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Washing your hands properly is the most effective way to protect yourself from getting sick and spreading germs to others. So many things we come into contact with have germs on them. From countertops, handrails and doorknobs to shopping cart handles, your kids toys, pets and the garbage you throw out, germs are everywhere. They’re even in your kitchen and most are found on the kitchen towel—even the ones with pretty designs on them! And keep your cell phone out of the kitchen while you’re cooking. It may contain more germs than a toilet seat. Most people take their cell phone into the bathroom with them and this could lead to E. coli germs getting on the phone. Use alcohol wipes to keep your phone clean.

People are always touching their eyes, mouth and nose without even realizing they are doing it. Germs can be transferred from the hands and into the body, which can cause us to become ill. Get in the habit of washing your hands frequently. Use clean water and liquid soap if it’s available since bar soap itself can become contaminated, especially if used by many different people. Lather your hands together for 20-30 seconds and be sure to lather the backs of your hands, between your fingers, and under your nails. Then rinse your hands under clean, running water and dry them using a clean towel or air dry them. Washing hands with soap and water is the best way to get rid of germs in most situations. If soap and water are not available, use an alcohol-based hand sanitizer that contains at least 60% alcohol.

prevent germs, wash hands, hygiene

Develop techniques to help you avoid touching things with your fingertips. Push doors open and cup doorknobs using the palms of your hands instead of grabbing them with your finger tips. Wash your hands after pushing around a shopping cart.  We all know about recent reports that indicate that E. coli is found on 50 percent of shopping carts! There are 138,000 total bacteria per square inch of a shopping cart — an amount which exceeds the number of bacteria in the average public restroom. These are fecal bacteria capable of causing illness. If you use a sanitizing wipe, you’re going to get protection against most of the germs. Or, you can just grab a hand-held basket. Baskets might contain the same pathogenic bacteria as a cart, but baskets aren’t used to carry kids, and toddlers who ride in shopping carts are believed to be a major source of the germs. To be safer, you should take time to wipe down the basket, too. Take advantage of using store supplied sanitizing wipes (when available). Your health will thank you for it!

The best way to protect against germs is to keep your hands squeaky clean. While you can’t sterilize your environment, you can limit exposure by practicing good hand hygiene.  


This safety topic is just one of the hundreds of different topics
covered in the Daily Safety Huddle program. 

Call 815-919-4861 today for your FREE, 5-Day sample!

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ladder safety

Ladder Safety Learned The Hard Way

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Homeowner Falls Off Ladder.

This is a story about ladder safety, one of the most dangerous hazards people encounter on a regular basis.  This Illinois homeowner set up a ladder and was attempting to get on his roof in November to blow leaves off the roof.  He recently had new concrete poured on his patio.  He set up his ladder on the new, smooth concrete and rested the ladder against his gutter.  The temperature outside was around 30 degrees.  The homeowner strapped his gas-powered blower to his back, grabbed the hose with one hand and started up the ladder.  As he reached the roof edge, he started stepping from the ladder to the roof.  Just as he took his first step onto the roof, the ladder slid out from under him, causing him to fall approximately 10 feet to the ground below.  The ladder lost traction on the ground because conditions were icy and the base pads of the ladder were plastic.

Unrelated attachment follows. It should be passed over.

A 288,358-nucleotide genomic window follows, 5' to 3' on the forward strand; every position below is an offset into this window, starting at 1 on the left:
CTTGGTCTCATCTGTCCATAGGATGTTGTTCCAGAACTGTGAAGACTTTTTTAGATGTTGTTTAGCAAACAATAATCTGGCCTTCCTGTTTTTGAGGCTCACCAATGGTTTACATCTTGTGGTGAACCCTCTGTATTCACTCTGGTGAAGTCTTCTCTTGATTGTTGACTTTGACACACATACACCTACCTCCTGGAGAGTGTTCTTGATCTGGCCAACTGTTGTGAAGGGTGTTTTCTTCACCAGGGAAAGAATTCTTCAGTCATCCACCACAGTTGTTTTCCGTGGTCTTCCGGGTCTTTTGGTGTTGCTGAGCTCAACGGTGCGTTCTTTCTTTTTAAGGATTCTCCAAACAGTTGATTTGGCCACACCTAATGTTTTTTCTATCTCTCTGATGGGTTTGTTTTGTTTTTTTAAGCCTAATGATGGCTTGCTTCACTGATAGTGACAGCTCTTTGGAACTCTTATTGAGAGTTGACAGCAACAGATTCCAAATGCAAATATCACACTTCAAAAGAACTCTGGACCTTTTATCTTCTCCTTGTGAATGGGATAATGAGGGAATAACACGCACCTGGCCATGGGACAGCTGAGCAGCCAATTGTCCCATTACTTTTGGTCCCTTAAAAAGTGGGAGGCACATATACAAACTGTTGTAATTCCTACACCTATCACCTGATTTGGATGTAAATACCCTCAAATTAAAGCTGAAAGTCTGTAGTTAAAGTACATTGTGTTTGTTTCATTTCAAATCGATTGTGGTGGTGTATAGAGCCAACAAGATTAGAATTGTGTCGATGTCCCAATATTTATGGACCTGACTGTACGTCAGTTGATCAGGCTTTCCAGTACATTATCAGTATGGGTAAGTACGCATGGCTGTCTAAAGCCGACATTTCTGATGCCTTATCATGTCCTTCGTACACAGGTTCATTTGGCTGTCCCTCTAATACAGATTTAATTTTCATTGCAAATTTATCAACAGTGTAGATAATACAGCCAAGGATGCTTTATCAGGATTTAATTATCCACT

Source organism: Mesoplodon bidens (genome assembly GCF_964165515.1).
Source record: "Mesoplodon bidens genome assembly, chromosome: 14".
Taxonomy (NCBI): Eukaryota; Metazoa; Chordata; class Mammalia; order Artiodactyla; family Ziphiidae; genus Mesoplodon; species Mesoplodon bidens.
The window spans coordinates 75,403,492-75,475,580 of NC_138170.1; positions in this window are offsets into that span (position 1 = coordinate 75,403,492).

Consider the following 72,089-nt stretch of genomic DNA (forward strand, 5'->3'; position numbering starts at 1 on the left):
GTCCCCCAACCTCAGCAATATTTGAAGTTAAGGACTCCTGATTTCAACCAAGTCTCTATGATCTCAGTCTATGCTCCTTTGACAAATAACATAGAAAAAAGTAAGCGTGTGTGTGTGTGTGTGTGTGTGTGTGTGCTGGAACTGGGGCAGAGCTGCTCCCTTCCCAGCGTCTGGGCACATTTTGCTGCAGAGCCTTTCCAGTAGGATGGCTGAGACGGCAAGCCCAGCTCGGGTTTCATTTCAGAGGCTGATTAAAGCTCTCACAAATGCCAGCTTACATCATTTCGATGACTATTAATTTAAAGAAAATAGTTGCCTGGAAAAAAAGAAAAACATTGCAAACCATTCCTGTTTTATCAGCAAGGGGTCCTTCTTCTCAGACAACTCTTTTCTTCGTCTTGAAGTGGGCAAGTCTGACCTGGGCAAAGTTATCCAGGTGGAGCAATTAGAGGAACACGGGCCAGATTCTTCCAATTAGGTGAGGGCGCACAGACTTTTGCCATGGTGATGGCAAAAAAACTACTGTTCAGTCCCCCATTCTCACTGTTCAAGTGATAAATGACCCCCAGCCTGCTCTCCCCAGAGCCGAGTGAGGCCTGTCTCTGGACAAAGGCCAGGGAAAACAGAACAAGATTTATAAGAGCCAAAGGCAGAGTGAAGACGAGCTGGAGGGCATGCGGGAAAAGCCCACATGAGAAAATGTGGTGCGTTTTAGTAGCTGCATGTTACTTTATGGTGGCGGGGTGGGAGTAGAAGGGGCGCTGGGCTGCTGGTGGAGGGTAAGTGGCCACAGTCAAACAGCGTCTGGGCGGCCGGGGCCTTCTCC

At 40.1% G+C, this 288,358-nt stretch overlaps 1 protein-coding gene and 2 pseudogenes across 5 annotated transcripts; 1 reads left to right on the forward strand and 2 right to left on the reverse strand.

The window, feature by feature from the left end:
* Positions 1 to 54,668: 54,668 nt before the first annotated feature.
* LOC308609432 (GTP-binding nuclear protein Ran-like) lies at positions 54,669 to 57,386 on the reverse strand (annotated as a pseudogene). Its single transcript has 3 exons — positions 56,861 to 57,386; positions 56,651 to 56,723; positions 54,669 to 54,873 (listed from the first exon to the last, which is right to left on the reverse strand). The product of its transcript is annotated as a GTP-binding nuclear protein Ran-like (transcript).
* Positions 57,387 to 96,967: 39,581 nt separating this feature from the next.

His wife, an ER nurse who happened to be home heard the fall and came to his aid and called an ambulance to take him to the hospital.  The homeowner suffered a broken wrist and a broken arm, each requiring screws and plates to aid in realigning the bones.  He was out of work for four months and needed six months of physical therapy.  He learned an important lesson about how dangerous ladders can be.


•  The homeowner should have made sure his ladder was set up on a stable surface and that it was set up at a proper angle so it couldn’t slide out from under him.

•  He also could have taken more care in carrying his blower up the ladder so it didn’t cause him to lose his balance.


•  Always set up ladders on solid, level, stable ground.

•  Inspect the ladder, rungs and rails for damage before climbing.

•  Let someone know you’ll be using a ladder to work on your roof or gutters.

•  Make sure ladders are set up at the proper angle so they can’t slide out
from under you.  Extend the ladder at least 3 feet above the roof line, or landing edge.

•  Always maintain three points of contact when on a ladder (i.e. two hands
and one foot or two feet and one hand).

•  Do not climb with tools in hand—use a tool belt.

•  Don’t overreach or stretch too far as this could cause the ladder to tip —
reposition the ladder closer to the work instead.

•  Think about ladder safety as you plan your task.  Take precautions to eliminate risks.

While this homeowner was unlucky to have fallen off his ladder, he was also lucky to have survived a fall from such a height.  Unfortunately, too many people are killed every year from falling off ladders.


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Bullet Communications, Inc.
200 S. Midland Ave. | Joliet, IL 60436 | U.S.A.
Tel: 815.919.4861 | Fax: 815.741.2805

Safety Topics Covered

Ladder Safety - LOTO - Confined Space - Trench Safety - Crane Safety - Fall Protection - PPE - Fuel Tank Safety - Eye Safety - Work Zone Safety - Chemical Safety - Forklift Safety - Electrical Safety - Pinch Points - Ergonomics - Material Handling - Tool Safety - Health & First Aid - Machine Guarding - Lifting & Back Health - Transport Safety - Hearing Protection - Respiratory Safety - Workplace Violence - Fire Safety - Chocking & Blocking - Walk/Working Surfaces - Hazard Communications - Bloodborne Pathogens - Flammable Liquids - Propylene Cylinders - Loading Dock Safety - Emergency Evacuation - Driving/Spotter Safety - Scaffolding Safety - Fatigue - Underground Utilities - Drum Labeling - Welding Safety - Hand Protection - Heat Stress - and more...